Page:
Britain’s Octopus Energy is investing €1bn in French renewables over the next two years and will establish a European tech hub in Paris. In a statement announcing the news on March 10, the firm said the capital will go towards new generation projects which will supply 300,000 households.
The new tech hub will create hundreds of clean energy jobs and support millions of customers across the 10 European countries where the company operates.
The expansion comes 14 months after Octopus Energy entered the French market in January 2022. The firm is targeting one million customers across the country by 2026.
Aramco warns on underinvestment in oil & gas
The CEO of Saudi Aramco, Amin Nasser, has warned of the risks of underinvestment in hydrocarbons. In a statement on March 12 announcing the oil giant’s record 2022 profit of $161.1bn, Mr Nasser said: “Given that we anticipate oil and gas will remain essential for the foreseeable future, the risks of underinvestment in our industry are real — including contributing to higher energy prices.”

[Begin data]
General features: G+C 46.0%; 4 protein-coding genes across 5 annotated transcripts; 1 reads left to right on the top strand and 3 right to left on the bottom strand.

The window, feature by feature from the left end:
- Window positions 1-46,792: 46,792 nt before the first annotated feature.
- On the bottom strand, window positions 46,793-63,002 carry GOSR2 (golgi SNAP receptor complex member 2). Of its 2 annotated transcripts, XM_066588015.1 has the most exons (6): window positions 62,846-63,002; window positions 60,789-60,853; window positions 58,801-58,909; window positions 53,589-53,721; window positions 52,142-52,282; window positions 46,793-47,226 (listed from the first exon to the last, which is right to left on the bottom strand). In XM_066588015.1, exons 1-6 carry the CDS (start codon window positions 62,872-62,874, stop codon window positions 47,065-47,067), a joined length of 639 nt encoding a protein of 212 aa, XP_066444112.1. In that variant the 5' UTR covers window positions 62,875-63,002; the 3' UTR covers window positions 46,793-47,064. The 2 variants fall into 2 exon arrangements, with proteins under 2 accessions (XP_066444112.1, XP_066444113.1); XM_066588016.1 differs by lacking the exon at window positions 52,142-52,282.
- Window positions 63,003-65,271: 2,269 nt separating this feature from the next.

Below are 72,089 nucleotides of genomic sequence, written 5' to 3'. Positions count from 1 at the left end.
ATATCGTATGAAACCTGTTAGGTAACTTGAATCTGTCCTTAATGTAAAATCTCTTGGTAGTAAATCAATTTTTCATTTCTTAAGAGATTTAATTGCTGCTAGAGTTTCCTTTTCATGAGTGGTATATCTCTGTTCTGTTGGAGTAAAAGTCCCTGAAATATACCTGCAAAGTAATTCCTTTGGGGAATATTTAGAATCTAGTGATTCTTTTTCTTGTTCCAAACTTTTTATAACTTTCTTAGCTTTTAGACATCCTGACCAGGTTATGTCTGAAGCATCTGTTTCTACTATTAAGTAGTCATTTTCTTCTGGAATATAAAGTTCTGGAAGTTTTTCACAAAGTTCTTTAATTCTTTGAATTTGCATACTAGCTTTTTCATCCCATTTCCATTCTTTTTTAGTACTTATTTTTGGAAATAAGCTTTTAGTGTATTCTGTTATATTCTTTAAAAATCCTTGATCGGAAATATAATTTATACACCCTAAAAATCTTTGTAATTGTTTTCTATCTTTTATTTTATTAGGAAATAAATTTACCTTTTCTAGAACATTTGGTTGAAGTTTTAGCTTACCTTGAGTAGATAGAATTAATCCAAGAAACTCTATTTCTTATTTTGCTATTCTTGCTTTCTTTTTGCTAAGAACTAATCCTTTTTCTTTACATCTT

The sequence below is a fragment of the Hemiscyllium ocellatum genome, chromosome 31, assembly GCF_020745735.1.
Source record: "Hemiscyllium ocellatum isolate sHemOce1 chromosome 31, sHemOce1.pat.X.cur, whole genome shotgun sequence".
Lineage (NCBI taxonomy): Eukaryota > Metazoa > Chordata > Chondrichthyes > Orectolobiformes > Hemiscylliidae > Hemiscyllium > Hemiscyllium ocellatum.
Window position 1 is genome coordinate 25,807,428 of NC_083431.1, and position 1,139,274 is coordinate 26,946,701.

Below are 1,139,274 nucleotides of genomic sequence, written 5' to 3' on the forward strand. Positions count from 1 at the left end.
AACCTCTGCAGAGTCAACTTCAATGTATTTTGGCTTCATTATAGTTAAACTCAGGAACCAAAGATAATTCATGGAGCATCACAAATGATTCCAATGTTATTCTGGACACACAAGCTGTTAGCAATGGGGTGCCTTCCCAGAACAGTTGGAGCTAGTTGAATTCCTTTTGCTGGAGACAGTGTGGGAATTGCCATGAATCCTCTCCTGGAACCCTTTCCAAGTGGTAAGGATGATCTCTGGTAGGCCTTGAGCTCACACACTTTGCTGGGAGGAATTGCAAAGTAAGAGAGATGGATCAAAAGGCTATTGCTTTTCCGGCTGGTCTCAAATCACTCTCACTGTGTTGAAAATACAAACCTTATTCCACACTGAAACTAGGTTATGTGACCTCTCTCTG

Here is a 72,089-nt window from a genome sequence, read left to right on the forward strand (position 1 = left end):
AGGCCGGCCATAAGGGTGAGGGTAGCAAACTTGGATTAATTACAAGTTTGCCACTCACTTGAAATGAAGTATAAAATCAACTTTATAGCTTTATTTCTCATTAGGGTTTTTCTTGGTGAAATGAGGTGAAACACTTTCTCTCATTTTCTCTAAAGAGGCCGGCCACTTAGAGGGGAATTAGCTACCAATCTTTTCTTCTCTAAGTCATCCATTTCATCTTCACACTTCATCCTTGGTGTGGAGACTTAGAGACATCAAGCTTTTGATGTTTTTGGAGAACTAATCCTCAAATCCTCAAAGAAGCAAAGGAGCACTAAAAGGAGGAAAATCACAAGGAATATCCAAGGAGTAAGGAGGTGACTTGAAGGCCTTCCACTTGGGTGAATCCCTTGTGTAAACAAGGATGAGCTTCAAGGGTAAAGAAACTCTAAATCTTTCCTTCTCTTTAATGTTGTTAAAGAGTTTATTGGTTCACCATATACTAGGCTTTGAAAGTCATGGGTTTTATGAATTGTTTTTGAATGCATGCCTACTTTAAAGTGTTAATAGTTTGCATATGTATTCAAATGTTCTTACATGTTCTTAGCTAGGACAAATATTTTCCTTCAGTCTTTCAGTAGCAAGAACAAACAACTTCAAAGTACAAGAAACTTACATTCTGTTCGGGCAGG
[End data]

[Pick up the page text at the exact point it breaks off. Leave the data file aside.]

In the same statement, Aramco says it will invest up to $55bn in 2023, up from $37.6bn last year. The firm says it has “embarked on the largest capital-spending programme in its history” which will focus not only on oil, gas and chemicals, but also low-carbon technologies.
It follows Mr Nasser’s comments last month that renewables are not ready to shoulder the heavy burden of global energy demand.
EU–US start path to critical minerals pact
The US and EU have launched negotiations to allow EU critical minerals to qualify for tax credits under the US Inflation Reduction Act (IRA). In an announcement on March 10, US president Joe Biden and European Commission president Ursula von der Leyen said the pact will cover materials extracted or processed in the bloc which are subsequently used to manufacture electric vehicles in the US.
“We will deepen our cooperation on diversifying critical mineral and battery supply chains, recognising the substantial opportunities on both sides of the Atlantic to build out these supply chains in a strong, secure, and resilient manner,” they said in a joint statement.
It comes amid growing warnings from politicians and corporate leaders that the US’s landmark IRA, which includes $396bn of green subsidies and grants, will lure business from the EU. The EU has responded by proposing a Green Industrial Plan which temporarily relaxes state aid rules to boost green investment.
And finally: Chinese electric vehicle giant BYD has ruled out building its first European car factory in the UK because of Brexit, the firm’s European president Michael Shu told the Financial Times.